Fellows' updates: May 2021
The Churchill Fellowship is a national network of 3,800 inspiring individuals leading change in every area of society. Here is the latest news on how they are sharing their ideas and putting their insights into practice across the UK.
Art and culture: Stonemason Alexis Zafiropoulos (CF 2020) was interviewed by artist David F. Wilson (CF 2016) this month about his Fellowship plans to explore how craft landscaping techniques can improve communities. Alexis will use his findings to influence local planning policy in the UK.
Children and young people: Professor Andrew Rowland (CF 2014) published a PhD thesis that explores how legislation, advocacy and research can improve the health and wellbeing of children. The thesis follows from Andrew’s Fellowship, which explored child abuse and exploitation.
Community and citizenship: Charity worker Emily Niner (CF 2019) co-authored an article on how she has adapted Ambitious about Autism’s participation programme during the pandemic, published on 24 May in Policy Press. This work was influenced by her Fellowship, which explored support for teenagers following a diagnosis of autism.
Disability inclusion: Charity founder David Stanley (CF 2019) was awarded the King’s Arts and Culture Alumni Award by King’s College London, on 10 May, in recognition of his work with the learning-disabled community. David’s Fellowship explored approaches to music education for people with learning disabilities.
Emergency response: Christian Wiggin (CF 2019), Vinny Romano (CF 2019) and Jo Mildenhall (CF 2019) presented learnings from their three Fellowships, at the College of Paramedics National Conference on 13 May. Together they discussed mental health support for emergency services personnel and critical care.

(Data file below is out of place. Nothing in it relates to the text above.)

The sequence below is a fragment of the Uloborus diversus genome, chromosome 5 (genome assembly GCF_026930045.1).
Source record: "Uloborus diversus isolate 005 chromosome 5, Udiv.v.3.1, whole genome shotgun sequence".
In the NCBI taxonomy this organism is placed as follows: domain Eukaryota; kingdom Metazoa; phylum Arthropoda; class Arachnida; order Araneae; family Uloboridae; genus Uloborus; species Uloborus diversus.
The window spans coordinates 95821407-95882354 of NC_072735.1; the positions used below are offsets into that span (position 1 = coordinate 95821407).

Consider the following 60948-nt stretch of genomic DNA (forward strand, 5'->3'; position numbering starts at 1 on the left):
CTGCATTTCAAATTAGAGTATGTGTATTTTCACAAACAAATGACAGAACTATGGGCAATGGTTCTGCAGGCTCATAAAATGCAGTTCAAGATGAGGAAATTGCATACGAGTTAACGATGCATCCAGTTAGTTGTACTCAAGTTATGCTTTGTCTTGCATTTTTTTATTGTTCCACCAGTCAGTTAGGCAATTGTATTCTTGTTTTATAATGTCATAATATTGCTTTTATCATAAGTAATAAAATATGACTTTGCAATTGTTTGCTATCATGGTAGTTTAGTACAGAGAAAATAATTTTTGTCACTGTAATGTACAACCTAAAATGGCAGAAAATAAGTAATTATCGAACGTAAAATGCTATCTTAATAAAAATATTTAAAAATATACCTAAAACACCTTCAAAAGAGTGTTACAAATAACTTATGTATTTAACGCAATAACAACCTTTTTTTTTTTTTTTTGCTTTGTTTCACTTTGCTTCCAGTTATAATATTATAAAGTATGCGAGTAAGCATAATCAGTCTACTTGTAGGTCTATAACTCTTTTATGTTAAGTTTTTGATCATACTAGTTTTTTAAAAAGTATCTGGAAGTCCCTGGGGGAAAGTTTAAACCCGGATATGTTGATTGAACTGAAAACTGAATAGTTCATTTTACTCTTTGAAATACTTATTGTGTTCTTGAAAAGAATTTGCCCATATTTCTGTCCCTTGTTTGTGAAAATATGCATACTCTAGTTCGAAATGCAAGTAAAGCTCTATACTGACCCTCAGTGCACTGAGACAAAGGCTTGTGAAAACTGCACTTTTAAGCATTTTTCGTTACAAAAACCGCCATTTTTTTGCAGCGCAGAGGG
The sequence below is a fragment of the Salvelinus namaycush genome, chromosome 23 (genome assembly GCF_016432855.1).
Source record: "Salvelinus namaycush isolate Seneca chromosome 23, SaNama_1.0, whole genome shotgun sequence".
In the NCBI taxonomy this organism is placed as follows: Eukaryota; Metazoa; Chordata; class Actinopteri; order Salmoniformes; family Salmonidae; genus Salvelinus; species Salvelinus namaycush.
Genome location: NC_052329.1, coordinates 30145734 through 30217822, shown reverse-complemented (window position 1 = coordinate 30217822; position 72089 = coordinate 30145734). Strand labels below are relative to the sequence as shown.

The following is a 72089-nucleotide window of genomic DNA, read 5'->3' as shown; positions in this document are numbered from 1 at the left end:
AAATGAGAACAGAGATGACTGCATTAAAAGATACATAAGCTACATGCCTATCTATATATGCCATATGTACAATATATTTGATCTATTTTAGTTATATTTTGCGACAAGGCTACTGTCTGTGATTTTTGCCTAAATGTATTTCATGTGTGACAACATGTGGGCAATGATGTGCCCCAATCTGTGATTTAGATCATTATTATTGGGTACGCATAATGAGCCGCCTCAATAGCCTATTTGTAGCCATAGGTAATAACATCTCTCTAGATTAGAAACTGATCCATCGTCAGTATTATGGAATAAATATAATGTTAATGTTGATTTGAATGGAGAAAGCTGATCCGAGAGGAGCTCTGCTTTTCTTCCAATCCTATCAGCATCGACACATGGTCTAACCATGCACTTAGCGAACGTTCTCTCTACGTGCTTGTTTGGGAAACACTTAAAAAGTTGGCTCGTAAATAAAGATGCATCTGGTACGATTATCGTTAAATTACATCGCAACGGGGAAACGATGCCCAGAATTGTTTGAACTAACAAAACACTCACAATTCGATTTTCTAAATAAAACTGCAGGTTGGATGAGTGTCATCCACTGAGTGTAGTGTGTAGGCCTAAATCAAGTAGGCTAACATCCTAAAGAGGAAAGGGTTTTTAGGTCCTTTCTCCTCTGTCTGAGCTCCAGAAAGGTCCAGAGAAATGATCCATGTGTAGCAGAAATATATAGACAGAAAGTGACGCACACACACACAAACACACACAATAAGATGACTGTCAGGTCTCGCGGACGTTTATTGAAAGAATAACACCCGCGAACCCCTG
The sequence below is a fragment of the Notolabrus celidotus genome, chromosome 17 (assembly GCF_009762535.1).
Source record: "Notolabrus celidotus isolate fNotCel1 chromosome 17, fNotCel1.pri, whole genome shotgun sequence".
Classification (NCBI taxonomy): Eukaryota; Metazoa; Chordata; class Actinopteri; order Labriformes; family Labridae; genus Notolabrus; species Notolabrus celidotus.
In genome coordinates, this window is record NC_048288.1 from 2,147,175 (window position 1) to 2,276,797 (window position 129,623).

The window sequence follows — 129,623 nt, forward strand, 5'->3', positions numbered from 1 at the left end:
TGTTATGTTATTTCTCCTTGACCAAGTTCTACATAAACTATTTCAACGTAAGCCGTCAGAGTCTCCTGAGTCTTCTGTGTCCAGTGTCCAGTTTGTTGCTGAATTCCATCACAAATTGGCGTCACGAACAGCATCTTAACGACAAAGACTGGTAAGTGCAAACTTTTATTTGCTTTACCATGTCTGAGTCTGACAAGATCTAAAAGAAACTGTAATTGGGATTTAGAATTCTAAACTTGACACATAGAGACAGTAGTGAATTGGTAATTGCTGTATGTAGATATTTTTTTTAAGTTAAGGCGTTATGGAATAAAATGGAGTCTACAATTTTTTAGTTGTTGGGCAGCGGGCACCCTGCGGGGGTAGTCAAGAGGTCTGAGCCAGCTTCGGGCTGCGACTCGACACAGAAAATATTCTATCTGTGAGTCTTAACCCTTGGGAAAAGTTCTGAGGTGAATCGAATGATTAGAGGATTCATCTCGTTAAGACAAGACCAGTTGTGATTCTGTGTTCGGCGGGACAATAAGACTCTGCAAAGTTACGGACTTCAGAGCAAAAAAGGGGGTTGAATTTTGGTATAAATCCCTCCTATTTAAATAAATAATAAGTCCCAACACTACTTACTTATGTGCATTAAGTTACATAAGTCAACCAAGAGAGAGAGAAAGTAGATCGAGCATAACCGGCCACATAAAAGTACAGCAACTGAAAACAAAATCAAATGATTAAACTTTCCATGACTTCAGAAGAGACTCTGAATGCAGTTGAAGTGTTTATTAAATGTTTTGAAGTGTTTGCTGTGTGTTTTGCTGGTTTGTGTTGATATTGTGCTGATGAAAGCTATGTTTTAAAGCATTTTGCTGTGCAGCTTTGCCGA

Enterprise: Enterprise consultant Yvonne Witter (CF 2010) published a book entitled Customer Service in the African Caribbean Business on 24 May. The book uses storytelling to demystify business processes and explores the impact of enslavement on customer service.
Healthcare: Policy worker Dimitri Varsamis (CF 2019) discussed how the NHS can embrace innovation, at the King’s Fund digital health conference on 27 May. Dimitri shared findings from his Fellowship, which explored primary care digital transformation and integration.
Healthcare: Professor Ian Sabroe (CF 2019) co-hosted an online event with the University of Kent on how arts and humanities can inform healthcare, on 26 May. The event forms as part of an ongoing series, covering topics such as ethics, justice, racism and medical education.
Healthcare: Healthcare worker Michelle Tennyson (CF 2018) was awarded a UK Advancing Healthcare Award for her work as Chair of Dysphagia NI to reduce avoidable deaths by choking. Michelle’s Fellowship explored research into public involvement and relationship approaches in shaping health services.
Mental health: Clinical psychologist Chris Allen (2018) co-authored a research paper on adapting mental health services during the pandemic, published on 19 May in Sage Journals. Chris drew upon a case study of a patient who transitioned from face-to-face support to telephone sessions.
Mental health: Psychologist Erica McInnis (CF 2016) contributed learnings gathered during her Fellowship to a new book, Racism in Psychology, which was published this month. Erica’s Fellowship explored models of African-centred psychotherapy for wellbeing.
Mental health: Charity founder Garry Botterill (CF 2015) launched a new national network of wellbeing and trauma support dogs this month that provide mental health support to police forces across the UK. Garry's Fellowship explored how specially trained assistance dogs can support PTSD sufferers.
Migration: Community organiser Amanda Walters (CF 2018) used her Covid-19 Action Fund grant to launch a national listening campaign to tackle migrant workers’ issues such as low pay and workplace discrimination. Amanda’s Fellowship explored approaches to supporting the rights of migrant workers.
Race equity: Equality campaigner Patrick Vernon (CF 2018) presented at an online event hosted by the British Association of Art Therapists on 21 May. Patrick discussed international examinations of anti-oppressive art therapy and art responses that address anti-colonialism.